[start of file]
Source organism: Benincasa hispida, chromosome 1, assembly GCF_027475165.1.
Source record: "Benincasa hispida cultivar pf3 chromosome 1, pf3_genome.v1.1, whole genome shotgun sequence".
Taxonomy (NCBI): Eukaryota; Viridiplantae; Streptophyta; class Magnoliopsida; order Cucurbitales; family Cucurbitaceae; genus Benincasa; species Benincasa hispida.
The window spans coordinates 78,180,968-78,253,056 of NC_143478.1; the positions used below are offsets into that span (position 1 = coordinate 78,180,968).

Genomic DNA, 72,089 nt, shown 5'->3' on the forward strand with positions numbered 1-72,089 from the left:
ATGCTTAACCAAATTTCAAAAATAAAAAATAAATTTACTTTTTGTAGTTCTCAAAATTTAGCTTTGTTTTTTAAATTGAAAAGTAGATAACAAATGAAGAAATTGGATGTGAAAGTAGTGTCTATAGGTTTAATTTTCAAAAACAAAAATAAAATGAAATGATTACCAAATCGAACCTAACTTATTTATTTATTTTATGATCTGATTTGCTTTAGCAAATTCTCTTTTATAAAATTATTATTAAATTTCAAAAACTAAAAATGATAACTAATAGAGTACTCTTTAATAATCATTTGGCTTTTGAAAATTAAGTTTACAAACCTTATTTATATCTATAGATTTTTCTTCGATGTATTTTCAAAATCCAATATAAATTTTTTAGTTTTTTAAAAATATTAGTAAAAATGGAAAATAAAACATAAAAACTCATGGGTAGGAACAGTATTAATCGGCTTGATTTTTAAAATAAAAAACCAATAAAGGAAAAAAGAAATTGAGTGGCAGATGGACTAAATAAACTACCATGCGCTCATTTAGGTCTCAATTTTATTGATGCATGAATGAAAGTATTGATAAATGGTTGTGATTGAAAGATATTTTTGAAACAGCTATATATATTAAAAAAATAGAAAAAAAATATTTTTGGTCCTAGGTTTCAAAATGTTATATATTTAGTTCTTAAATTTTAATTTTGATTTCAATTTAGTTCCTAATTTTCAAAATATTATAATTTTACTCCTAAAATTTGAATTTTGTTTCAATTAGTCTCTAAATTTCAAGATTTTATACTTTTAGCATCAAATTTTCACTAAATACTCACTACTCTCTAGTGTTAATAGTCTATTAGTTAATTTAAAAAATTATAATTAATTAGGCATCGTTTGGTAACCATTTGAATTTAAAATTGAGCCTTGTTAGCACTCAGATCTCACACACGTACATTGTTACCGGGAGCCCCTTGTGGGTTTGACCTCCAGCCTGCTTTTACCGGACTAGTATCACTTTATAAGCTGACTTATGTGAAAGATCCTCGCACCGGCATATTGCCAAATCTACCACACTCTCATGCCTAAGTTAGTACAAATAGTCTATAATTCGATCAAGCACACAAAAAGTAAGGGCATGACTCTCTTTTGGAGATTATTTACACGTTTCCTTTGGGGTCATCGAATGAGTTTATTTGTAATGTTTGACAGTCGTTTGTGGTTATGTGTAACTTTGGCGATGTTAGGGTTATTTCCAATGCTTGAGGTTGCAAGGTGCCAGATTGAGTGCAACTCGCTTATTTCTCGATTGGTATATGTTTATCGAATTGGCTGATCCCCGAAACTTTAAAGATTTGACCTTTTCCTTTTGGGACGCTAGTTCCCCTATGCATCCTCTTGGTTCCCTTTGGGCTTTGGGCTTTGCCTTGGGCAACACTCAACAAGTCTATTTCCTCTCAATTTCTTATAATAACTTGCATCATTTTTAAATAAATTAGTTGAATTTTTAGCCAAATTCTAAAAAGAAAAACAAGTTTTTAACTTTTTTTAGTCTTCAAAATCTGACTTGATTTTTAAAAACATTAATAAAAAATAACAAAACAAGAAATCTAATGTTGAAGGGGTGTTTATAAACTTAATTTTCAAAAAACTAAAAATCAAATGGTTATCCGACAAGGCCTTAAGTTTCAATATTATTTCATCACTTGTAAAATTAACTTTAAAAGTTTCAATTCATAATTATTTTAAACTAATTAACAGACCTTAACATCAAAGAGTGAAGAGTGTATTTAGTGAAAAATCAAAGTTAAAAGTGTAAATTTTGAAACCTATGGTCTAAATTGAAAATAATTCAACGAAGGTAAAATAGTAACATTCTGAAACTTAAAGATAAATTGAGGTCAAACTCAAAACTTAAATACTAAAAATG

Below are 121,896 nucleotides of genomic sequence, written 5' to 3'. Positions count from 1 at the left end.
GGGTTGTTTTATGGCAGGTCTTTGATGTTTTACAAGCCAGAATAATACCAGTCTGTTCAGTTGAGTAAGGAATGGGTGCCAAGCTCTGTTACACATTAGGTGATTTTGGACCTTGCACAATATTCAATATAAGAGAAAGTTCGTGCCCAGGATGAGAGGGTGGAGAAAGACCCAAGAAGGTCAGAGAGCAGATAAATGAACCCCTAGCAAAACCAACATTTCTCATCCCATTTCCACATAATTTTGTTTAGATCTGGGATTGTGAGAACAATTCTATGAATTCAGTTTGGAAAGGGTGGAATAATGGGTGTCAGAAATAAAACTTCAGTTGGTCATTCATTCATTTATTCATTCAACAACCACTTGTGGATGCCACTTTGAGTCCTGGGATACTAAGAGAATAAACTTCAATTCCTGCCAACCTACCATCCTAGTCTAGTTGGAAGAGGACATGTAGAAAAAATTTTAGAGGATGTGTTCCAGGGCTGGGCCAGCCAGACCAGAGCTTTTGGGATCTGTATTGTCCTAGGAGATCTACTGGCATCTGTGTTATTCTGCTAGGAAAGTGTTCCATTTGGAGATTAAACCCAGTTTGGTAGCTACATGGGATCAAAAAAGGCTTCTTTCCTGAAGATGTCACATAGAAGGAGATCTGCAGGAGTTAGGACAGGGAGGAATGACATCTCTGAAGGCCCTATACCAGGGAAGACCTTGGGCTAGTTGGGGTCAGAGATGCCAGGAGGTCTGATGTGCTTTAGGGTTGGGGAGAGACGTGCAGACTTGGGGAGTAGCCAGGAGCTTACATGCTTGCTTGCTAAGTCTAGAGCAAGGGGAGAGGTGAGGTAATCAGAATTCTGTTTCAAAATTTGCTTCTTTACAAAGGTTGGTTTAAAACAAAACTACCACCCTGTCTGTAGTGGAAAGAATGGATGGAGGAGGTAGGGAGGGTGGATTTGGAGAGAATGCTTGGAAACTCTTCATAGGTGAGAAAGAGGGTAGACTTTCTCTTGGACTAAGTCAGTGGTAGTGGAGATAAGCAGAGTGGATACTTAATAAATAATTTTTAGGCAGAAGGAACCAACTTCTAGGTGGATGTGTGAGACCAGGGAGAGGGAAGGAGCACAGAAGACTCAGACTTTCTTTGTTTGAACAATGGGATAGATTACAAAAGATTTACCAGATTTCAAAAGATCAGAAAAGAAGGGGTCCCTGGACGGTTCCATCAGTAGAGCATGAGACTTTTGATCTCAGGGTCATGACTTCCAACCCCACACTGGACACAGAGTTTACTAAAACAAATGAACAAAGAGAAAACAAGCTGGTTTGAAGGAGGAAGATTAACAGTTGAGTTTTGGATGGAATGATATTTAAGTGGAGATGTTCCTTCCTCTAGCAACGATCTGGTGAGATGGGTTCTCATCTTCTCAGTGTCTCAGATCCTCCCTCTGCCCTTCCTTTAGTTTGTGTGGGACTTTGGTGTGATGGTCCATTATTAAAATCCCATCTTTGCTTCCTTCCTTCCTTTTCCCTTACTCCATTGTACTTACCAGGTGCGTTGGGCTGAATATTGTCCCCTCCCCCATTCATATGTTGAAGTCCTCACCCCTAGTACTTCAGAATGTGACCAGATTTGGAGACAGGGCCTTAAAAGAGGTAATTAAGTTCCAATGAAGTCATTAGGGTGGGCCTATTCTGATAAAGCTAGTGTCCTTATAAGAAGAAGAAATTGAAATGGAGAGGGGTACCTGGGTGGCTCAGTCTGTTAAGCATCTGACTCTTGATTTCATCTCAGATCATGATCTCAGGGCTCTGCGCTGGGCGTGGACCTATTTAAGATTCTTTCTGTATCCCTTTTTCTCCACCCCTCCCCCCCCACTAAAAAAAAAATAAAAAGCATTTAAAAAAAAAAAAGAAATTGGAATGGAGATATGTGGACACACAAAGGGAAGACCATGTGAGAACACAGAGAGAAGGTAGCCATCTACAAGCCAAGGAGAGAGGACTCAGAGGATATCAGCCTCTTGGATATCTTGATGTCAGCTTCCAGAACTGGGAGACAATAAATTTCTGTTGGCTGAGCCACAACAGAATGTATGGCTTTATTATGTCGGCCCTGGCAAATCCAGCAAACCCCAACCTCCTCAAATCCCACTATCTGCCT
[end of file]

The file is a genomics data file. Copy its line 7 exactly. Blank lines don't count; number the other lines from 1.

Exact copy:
Below are 121,896 nucleotides of genomic sequence, written 5' to 3'. Positions count from 1 at the left end.